Introduction 1. The Magical Asymmetry Thesis 2. Semiotic Objections to Markets 3. Sandel, Semiotics, and Money-Based Exchange 4. Sex, Surrogacy, Semiotics, and Spheres: Anderson on Market Exchange 5. Walzer, Satz, Archard and Semiotics 6. Expressivist Arguments 7. What We Talk About When We Talk About the Limits of Markets 8. Why Good Academics Produce Bad Research: Academic Incentives, Woozles, and Hoaxes 9. Market Norms and Academic Norms 10. The Theory and Practice of Changing Norms Conclusion
James Stacey Taylor is Professor of Philosophy at The College of New Jersey, USA. He is the author of Death, Posthumous Harm, and Bioethics (2012), Practical Autonomy and Bioethics (2009), and Stakes and Kidneys: Why Markets in Human Body Parts Are Morally Imperative (2005), and is the editor of The Metaphysics and Ethics of Death (2013) and Personal Autonomy: New Essays on Personal Autonomy and its Role in Contemporary Moral Philosophy (2005).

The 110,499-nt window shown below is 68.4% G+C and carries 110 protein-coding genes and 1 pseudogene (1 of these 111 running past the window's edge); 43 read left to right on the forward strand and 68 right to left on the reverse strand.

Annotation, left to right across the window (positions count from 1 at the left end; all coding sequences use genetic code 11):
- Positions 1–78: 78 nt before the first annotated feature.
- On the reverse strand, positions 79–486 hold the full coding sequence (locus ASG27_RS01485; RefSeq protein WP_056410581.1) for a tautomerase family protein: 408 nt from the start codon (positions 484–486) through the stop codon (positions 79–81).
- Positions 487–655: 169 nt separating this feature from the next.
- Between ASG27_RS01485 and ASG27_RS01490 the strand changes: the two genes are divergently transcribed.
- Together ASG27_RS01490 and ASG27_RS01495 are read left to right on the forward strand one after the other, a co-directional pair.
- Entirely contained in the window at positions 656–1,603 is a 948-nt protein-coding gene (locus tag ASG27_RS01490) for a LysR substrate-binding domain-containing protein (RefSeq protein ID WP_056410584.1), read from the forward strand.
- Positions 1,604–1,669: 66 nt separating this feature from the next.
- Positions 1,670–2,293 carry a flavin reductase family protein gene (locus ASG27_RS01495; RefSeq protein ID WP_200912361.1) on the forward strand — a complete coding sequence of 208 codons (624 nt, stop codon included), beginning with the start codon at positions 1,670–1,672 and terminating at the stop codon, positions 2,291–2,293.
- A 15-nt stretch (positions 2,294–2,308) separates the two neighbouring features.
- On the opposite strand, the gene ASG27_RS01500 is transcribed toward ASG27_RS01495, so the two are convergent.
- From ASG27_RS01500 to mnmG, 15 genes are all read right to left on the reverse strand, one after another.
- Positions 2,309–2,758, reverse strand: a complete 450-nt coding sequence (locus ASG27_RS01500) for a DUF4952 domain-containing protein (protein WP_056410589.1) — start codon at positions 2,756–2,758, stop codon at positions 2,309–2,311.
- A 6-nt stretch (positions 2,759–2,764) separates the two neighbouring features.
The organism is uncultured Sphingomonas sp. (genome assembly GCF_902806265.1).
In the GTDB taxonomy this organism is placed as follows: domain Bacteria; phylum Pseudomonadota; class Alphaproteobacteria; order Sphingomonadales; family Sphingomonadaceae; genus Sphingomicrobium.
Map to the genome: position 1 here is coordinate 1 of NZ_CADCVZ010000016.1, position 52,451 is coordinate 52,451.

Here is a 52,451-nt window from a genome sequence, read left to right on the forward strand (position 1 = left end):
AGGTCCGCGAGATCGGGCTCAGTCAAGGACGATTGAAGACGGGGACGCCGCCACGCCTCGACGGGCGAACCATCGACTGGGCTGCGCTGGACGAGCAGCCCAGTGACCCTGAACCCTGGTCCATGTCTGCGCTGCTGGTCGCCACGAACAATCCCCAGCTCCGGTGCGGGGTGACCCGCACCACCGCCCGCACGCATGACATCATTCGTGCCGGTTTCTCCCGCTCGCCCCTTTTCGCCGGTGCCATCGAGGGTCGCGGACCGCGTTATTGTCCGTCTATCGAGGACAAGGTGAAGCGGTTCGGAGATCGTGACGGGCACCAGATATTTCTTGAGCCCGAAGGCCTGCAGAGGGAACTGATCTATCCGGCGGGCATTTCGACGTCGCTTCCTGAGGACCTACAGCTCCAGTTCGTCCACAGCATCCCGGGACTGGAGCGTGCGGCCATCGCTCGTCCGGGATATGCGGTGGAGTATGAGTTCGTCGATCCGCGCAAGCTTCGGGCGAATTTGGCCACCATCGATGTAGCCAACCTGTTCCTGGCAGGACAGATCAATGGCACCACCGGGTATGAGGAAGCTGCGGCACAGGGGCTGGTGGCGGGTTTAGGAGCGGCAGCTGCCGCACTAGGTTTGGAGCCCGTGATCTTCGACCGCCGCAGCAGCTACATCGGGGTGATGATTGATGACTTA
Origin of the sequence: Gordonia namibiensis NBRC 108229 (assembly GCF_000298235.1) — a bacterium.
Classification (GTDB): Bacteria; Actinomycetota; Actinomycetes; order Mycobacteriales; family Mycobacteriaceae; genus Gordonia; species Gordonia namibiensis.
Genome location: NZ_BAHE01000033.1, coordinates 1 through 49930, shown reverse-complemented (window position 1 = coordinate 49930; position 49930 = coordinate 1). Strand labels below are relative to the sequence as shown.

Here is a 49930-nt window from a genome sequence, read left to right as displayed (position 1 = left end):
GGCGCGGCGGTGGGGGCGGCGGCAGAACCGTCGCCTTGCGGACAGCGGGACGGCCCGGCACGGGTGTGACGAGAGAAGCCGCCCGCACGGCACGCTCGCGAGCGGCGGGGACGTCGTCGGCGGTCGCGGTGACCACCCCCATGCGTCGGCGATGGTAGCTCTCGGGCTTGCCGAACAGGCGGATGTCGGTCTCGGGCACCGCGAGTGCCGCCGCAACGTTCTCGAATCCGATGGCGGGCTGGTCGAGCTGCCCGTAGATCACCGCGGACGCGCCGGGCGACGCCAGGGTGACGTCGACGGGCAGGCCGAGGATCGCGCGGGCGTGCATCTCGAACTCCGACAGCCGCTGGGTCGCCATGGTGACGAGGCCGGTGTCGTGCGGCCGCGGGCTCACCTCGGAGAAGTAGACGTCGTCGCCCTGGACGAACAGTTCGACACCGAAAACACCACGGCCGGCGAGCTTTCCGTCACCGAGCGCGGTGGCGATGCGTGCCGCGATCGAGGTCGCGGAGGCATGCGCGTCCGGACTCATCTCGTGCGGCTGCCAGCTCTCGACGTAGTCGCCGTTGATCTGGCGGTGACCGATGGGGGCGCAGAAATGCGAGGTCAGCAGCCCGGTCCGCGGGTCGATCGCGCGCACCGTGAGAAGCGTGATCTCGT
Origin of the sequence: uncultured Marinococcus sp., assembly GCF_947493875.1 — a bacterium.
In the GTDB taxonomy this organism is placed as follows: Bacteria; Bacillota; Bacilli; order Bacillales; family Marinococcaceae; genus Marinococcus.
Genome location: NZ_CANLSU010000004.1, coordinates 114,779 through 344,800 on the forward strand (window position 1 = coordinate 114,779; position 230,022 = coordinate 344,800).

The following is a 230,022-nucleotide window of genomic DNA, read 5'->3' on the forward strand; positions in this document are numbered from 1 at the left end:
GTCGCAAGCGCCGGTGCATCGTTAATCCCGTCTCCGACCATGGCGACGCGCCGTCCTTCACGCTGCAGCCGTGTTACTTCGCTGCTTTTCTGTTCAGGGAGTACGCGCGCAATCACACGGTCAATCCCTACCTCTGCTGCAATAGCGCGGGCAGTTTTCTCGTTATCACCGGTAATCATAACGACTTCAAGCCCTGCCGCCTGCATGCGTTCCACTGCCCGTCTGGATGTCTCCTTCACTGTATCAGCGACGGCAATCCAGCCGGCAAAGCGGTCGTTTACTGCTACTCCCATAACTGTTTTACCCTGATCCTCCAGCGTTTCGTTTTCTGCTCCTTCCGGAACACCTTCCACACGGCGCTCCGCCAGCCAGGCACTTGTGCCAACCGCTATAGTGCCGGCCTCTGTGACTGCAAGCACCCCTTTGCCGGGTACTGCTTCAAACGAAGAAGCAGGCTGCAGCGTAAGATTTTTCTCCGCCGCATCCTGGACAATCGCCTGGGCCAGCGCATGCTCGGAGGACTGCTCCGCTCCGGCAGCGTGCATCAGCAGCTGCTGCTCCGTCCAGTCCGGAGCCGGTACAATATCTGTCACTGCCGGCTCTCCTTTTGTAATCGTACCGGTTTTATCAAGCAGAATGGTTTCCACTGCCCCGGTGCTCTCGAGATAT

"In sum, this is an excellent book that does a tremendous job of
clarifying where the action should be rather than where it is
mistakenly taken to be in talking about the ethics of markets. In
this sense the book does exactly what it says on the cover: it puts
that debate back on the tracks. It does so in the service of what
the author rightly thinks should be the norm governing academic
work, namely aiming to secure a better understanding of the
David Archard in Journal of Applied Philosophy"Taylor's incisive book should be required reading for all graduate students in philosophy, and perhaps in many other academic fields."
J. Angelo Corlett in The Philosophical Quarterly